Violence Risk Assessment and Management Toolkit Helps Physicians Prevent Violence Against Health Care Providers

Preventing violence against health care providers

Physicians and health care staff are dedicated to providing the best care possible to all people, but unfortunately sometimes they face violence from the people they are trying to help. Violent behavior is a challenging part of healthcare – particularly in mental health and substance use settings. According to one study, psychiatrists and mental health professionals are five times more likely to face violence at work compared to other occupations. This is a complex problem. Writing on violence and mental illness in the New England Journal of Medicine, Dr Richard Friedman noted that perceiving someone as violent can have devastating effects and people with mental illness already face social stigma but without a realistic understanding of the risks medical professionals can neither provide the best care nor ensure their own safety.

Training the prevention are key to help improve the situation for both patients and health care providers. This is why Dr Laura Chapman and Island Health’s Dr Tracy Nigro undertook their Quality and Innovation Initiative project in 2015 with the help of Deborah McKnight.

Dr Chapman explains why she undertook the project, “we heard about the challenges physicians faced around violence and thought - we can help them”.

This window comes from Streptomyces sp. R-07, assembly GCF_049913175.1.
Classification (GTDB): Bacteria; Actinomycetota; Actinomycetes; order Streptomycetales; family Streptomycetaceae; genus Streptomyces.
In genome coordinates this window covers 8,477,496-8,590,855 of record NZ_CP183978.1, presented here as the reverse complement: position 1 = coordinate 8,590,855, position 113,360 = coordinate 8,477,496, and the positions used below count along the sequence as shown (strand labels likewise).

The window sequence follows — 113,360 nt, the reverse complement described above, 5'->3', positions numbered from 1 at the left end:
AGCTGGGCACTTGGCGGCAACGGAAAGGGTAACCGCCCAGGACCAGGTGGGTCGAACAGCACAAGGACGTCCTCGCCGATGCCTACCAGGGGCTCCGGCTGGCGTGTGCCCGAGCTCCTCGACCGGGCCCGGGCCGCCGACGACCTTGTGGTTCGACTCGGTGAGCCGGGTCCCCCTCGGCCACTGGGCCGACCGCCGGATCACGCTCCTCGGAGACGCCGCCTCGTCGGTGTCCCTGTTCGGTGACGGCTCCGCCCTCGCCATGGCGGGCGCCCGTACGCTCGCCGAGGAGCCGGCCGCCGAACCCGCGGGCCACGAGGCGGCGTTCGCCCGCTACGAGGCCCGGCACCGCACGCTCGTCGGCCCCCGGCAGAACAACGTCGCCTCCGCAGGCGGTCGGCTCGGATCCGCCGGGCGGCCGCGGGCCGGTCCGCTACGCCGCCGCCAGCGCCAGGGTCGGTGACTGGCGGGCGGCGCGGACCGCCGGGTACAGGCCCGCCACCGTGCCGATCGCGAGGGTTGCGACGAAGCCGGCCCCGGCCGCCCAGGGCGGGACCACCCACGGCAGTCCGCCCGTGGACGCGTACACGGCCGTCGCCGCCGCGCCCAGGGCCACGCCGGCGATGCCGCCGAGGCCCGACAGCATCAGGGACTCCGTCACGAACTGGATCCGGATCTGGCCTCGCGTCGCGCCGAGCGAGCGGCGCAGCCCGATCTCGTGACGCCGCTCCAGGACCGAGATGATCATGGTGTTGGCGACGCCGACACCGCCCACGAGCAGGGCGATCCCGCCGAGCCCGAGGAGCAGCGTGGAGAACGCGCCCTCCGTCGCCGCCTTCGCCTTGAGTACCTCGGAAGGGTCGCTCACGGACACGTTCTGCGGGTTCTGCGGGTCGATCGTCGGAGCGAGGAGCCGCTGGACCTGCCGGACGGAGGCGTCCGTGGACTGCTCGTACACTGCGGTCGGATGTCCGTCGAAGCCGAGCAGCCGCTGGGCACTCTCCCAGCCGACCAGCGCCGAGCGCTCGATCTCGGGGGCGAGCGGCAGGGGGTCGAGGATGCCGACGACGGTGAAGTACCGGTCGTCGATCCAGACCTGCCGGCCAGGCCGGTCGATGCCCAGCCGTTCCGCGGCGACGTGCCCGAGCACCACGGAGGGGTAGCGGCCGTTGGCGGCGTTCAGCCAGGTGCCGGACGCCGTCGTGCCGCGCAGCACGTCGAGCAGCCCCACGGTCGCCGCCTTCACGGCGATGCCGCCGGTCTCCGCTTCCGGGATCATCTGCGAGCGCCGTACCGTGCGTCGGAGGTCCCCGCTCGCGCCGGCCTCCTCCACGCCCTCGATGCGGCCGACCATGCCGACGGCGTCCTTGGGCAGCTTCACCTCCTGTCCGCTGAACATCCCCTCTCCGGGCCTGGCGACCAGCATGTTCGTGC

Funded by Specialist Services Committee, Dr Chapman and Deborah McKnight worked with Island Health physicians and staff as well as the Provincial Health Services Authority staff to develop a Violence Risk Assessment and Management Toolkit.

The evidence-based toolkit is designed for the clinical setting to meet the needs of physicians. There are many existing materials to help prevent violence and train health care workers and this toolkit will not replace them.

“The toolkit will broaden the perspective of the existing materials” said Dr Chapman, “physicians and patients will benefit from more effective, meaningful assessments about behaviour to prevent violence. This training is intended to help physicians help patients be safer in the community as well”.

The toolkit is designed to augment existing materials and is available in multiple formats including live workshops, rounds, digitally and in print.

Developed at Island Health, the toolkit is now available to physicians and allied health professionals throughout the province through the University of British Columbia’s Continuing Professional Development platform.